One Fatality, 12 Hospitalized In Chico Due To Apparent Overdoses
All 13 victims were found at a home in the 1100 block of Santana Court after a call came in at around 9 a.m. from someone inside the residence, Chico Police Chief Michael O’Brien said during a press conference. The city responded with all of its fire resources, Chico Fire Department Chief Steve Standridge said, including every ambulance. O’Brien said the mass overdose incident was probably caused by fentanyl, a highly potent opioid. (Dickman, 1/12)
In other news from the crisis —
Fresno Man Snorted Cocaine But It Was Really Fentanyl. He Died.
The fetanyl drug overdose crisis that first erupted back east has come to Fresno County in a case where a Fresno man died of an overdose, Sheriff Margaret Mims said Monday. It’s unclear if this is the first fentanyl death in the county, but it is definitely one of the first and the trend is worrisome for first responders, she said. (Griswold, 1/14)
CA Pharmacies Reject Some Pain Medication Prescriptions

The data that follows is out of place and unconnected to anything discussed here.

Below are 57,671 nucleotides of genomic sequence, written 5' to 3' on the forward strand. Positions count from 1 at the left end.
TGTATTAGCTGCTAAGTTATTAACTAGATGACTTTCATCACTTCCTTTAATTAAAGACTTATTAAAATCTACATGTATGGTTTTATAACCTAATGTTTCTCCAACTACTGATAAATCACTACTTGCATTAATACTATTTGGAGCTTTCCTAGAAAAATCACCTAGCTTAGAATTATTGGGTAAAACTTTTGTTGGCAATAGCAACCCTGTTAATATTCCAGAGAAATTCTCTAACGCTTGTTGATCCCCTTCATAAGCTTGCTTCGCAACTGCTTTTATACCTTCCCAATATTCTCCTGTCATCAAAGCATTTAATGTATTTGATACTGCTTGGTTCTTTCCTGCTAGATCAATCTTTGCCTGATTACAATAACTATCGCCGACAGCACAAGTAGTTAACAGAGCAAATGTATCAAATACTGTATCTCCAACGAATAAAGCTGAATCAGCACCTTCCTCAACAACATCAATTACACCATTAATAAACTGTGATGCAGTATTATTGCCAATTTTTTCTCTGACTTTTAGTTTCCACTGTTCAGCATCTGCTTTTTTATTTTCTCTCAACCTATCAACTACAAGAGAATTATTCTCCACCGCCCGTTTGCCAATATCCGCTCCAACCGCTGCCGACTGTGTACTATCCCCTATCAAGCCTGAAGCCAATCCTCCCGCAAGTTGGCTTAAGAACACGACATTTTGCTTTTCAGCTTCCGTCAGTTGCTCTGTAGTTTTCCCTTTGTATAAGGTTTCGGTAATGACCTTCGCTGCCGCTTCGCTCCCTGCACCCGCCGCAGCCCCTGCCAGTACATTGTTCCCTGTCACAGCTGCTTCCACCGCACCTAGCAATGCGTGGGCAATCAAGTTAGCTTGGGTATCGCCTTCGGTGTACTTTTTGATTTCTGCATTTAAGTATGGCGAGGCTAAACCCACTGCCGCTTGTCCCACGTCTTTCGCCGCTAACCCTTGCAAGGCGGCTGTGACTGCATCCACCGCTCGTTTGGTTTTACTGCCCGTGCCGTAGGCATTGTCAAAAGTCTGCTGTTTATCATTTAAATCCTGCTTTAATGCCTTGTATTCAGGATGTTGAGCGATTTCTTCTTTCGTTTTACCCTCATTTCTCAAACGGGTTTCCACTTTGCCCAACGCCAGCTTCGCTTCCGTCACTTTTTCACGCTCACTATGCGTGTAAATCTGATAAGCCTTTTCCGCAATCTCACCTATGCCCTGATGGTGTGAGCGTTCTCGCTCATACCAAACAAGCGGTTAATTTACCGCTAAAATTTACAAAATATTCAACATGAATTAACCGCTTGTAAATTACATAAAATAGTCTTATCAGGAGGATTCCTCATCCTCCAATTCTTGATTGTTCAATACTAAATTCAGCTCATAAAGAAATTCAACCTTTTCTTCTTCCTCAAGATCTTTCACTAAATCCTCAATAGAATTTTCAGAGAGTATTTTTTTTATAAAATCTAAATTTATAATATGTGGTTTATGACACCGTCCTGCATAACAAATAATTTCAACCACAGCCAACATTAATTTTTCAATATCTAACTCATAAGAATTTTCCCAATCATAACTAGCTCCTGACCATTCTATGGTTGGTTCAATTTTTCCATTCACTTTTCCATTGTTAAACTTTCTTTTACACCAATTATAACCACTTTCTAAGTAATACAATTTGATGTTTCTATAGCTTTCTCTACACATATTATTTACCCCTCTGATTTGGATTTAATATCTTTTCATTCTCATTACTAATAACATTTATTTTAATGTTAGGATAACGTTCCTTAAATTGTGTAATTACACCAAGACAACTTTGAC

Doctors around California are complaining that the state did not send them notice of a Jan. 1 change in prescription forms and that pharmacies are rejecting prescriptions for controlled substances on forms they used just last year. Dr. Richard Buss, a family practice physician in Jackson, said this is the second year the state made changes to prescription requirements without notifying doctors directly. (Anderson, 1/14)
“The winter is miserable for homeless people in general. The temperatures are cold, the weather is miserable, the ground gets wet, and we just have a lot of people sleeping all over the place,” said Suzanne Shenfil, the city’s director of human services.